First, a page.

But if you plan to give carrot roots, do it in small quantities. They are rich in sugar. Consider them as occasional snacks and not the main meal.
Carrots require full sun to partial shade, especially during root formation. You also need loose, well-drained, loamy soil to allow the roots to expand. Rocky or hard soil clumps will lead to deformed carrots.
Carrots are biennial vegetables, but they can be grown all year round.
They do well in different climatic zones, but they prefer nighttime temperatures of 55 degrees Fahrenheit and a daytime temperature of about 75 degrees Fahrenheit.
Dandelions are nutritious plants for rabbits. If they grow in your backyard garden or you want to plant them for this purpose, it is a good choice.
They are rich in vitamin A. Just by your rabbits munching on their leaves, they keep the pet healthy.
Almost every part of the plant is safe for your bunny. Leaves, flowers, and stems can all be part of the rabbit’s diet. You can chop them or feed them whole to your rabbit.
Dandelions do best in hardy zone 3-9. They can thrive in sun or shady conditions. But if you are looking for a tasty treat for your bunny, grow them in a partial to full shade location.
The best soil for growing dandelions is rich, fertile, well-draining, alkaline, and deep. These plants are characterized by long taproots. So, they need soft or deep soil that they can easily penetrate.
Dandelions prefer high temperatures of more than 70 degrees Fahrenheit, though they can tolerate a temperature of 50 degrees Fahrenheit.
This explains why you will often see them sprouting on your lawn mid-summer.
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Sunflowers are very delicious for bunnies. If you have them in your backyard with no strong fence, you may have problems with wild rabbits destroying them.
For your pet, these are yummy snacks that can keep them nourished.
Every part of the sunflower is safe for your rabbit. However, don’t give many seeds to them because of the high-fat content that can cause digestive problems.
You can chop the leaves or stems and give them your bunny, but not seeds. Instead, use seeds only as a snack and not the main meal.
Sunflowers grow best in a sunny location with well-drained soil. If possible, choose a place with no or less strong wind.
Planting them in groups can also help because of each other’s support.
The optimal temperature for growing sunflowers is about 70-78 degrees Fahrenheit. However, it can also flourish in higher temperatures if water is available.
If you need to add fertilizer, consider those rich in phosphorus and potassium. You will not need fertilizers if you have rich, loamy soil.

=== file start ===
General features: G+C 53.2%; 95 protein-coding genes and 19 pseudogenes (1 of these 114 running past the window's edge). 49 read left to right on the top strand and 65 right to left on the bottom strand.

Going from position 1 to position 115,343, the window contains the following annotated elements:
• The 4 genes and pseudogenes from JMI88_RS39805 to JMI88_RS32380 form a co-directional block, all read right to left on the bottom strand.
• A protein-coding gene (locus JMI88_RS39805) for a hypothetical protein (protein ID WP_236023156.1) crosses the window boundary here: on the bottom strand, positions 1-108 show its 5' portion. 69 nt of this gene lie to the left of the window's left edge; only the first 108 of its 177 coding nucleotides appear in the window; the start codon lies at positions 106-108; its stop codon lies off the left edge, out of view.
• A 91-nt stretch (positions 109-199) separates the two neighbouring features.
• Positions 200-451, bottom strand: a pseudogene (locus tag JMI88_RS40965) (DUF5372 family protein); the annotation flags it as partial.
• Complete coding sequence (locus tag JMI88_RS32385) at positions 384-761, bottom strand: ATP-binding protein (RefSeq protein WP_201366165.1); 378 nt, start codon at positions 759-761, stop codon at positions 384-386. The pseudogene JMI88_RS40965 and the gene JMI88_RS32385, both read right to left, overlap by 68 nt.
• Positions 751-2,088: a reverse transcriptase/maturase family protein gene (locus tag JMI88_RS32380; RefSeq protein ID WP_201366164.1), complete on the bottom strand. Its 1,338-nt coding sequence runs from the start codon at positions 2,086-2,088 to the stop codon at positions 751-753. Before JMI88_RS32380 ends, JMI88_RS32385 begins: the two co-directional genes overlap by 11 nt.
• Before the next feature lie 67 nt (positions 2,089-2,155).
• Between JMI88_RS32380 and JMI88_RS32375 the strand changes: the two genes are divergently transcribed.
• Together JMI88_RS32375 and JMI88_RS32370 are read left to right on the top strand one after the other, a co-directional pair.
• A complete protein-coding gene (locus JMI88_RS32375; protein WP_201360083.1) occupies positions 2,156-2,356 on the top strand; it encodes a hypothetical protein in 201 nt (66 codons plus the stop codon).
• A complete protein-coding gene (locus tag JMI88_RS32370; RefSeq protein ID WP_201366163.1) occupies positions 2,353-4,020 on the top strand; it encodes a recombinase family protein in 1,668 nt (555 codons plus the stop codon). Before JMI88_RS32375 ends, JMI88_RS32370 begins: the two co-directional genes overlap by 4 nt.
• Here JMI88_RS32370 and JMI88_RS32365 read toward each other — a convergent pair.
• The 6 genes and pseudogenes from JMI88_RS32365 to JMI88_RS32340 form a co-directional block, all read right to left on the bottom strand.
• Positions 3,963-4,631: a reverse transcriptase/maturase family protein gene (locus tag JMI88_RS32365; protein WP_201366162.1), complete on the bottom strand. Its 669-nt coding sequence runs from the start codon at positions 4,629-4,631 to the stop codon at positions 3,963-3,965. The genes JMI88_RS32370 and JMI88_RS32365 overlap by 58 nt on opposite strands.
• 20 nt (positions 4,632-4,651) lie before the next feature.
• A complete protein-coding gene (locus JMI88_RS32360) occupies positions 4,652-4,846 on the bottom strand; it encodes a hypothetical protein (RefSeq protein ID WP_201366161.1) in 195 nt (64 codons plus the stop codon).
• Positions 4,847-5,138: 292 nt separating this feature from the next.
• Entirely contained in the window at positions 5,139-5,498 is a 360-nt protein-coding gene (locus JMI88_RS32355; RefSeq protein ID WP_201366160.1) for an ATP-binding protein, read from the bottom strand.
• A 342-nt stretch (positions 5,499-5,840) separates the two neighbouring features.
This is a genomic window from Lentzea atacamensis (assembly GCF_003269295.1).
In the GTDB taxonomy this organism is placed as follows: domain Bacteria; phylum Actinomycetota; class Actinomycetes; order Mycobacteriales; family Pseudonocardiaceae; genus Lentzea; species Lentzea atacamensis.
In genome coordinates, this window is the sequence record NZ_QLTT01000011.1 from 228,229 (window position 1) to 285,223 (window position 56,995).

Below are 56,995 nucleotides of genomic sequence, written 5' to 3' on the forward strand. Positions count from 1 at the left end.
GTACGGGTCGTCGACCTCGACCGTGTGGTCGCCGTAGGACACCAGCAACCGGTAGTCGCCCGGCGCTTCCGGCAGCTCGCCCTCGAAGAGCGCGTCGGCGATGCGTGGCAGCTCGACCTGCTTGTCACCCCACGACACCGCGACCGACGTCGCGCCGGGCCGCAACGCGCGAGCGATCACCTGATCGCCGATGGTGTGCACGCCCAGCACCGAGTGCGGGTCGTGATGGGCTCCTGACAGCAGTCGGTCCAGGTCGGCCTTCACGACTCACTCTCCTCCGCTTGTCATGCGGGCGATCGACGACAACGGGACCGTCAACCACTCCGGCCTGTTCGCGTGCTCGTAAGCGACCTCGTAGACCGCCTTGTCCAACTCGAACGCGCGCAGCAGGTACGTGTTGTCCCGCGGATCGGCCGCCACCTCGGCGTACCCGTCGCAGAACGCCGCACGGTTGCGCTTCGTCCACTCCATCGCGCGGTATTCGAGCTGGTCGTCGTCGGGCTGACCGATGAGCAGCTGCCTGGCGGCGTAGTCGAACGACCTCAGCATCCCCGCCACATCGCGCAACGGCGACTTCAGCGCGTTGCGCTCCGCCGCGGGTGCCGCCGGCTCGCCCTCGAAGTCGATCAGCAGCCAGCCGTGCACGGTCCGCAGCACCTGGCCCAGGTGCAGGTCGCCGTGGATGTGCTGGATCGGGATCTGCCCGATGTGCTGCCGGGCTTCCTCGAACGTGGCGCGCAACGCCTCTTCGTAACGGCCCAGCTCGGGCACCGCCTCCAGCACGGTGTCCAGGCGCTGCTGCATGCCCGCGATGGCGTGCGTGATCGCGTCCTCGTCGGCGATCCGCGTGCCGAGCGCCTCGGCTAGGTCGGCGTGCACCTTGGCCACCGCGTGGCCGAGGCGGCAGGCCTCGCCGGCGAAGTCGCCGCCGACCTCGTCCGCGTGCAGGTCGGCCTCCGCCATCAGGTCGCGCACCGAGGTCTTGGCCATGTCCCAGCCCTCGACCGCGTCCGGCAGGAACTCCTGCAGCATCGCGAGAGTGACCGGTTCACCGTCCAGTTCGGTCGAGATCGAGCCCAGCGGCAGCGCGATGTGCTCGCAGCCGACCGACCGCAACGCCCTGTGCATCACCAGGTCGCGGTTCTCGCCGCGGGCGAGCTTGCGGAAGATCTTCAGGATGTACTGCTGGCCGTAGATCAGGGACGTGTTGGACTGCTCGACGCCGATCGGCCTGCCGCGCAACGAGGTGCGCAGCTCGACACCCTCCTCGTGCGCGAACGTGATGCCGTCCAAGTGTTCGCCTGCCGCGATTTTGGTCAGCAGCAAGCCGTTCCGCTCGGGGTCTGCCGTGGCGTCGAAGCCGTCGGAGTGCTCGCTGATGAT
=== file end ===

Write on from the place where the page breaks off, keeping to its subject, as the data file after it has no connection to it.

Also, remember to keep your sunflower garden clean because they don’t like competition.
Nasturtium is a yummy and nutritious plant for rabbits. The entire plant is edible. You can choose to harvest flowers, leaves, stems, or even seeds and feed them to your bunny whole or chopped.
Nasturtium is usually bushy and follows a fence line or a wire. That makes it easy to let your bunny munch on the flowers at the bottom without destroying them.
Nasturtium grows and thrives well in an area that receives full sun, 6-8 hours daily direct sunlight. Although it can tolerate some shady conditions, always strive to make it get enough sun.
This plant also requires well-drained soil of pH levels between 6 and 8. Fortunately, Nasturtium does not require fertilization.
Consider planting Nasturtium for your bunny if you live in an area with at least 70 degrees Fahrenheit and humidity between 30% and 50%. It can also tolerate a light frost but not a cold freeze.
Apples are not only good for your bunnies but also for your family. Apples are nutritious, consisting of protein, carbohydrates, fiber, fat, etc.
They are safe for your rabbits that can feed on leaves and fruits.
During routine pruning, you can feed the leaves to your bunny instead of throwing them away.
When the fruits are ripe, you can cut them into quarters and add them on top of the hay you feed to your rabbits.
Apples do well in full sun. You can consider this if you live in an area that receives at least six hours of sunlight and has moist, well-drained soil with a pH value of 6.0-7.0.
They also require enough water and warm temperatures to thrive. Cold conditions can kill tender buds, and high humidity can cause fungal diseases.
Other Plants For Rabbit
The list of plants you can grow for rabbit food is longer than what we have listed above. Many rabbit-safe plants you can grow exist, and you can plant them in your backyard.
Fortunately, some can also flourish in the wild without your intervention.
Other plants for rabbits include the following:
- Bell Peppers
- Zucchini Squash
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Growing your own plants for rabbits can help you offset the cost of commercial feeds. Choose the ones that can flourish in your backyard garden or lawn from the list presented here.
They are all safe and have nutritional value. However, don’t forget to feed them your bunnies sparingly. Digesting them can be challenging, causing indigestion.
Thank you for reading this article at Em Offgrid. We appreciate your time and kindly ask you to share it with your friends. Also, let us know which of the stated plants you intend to grow for your little bunny friend.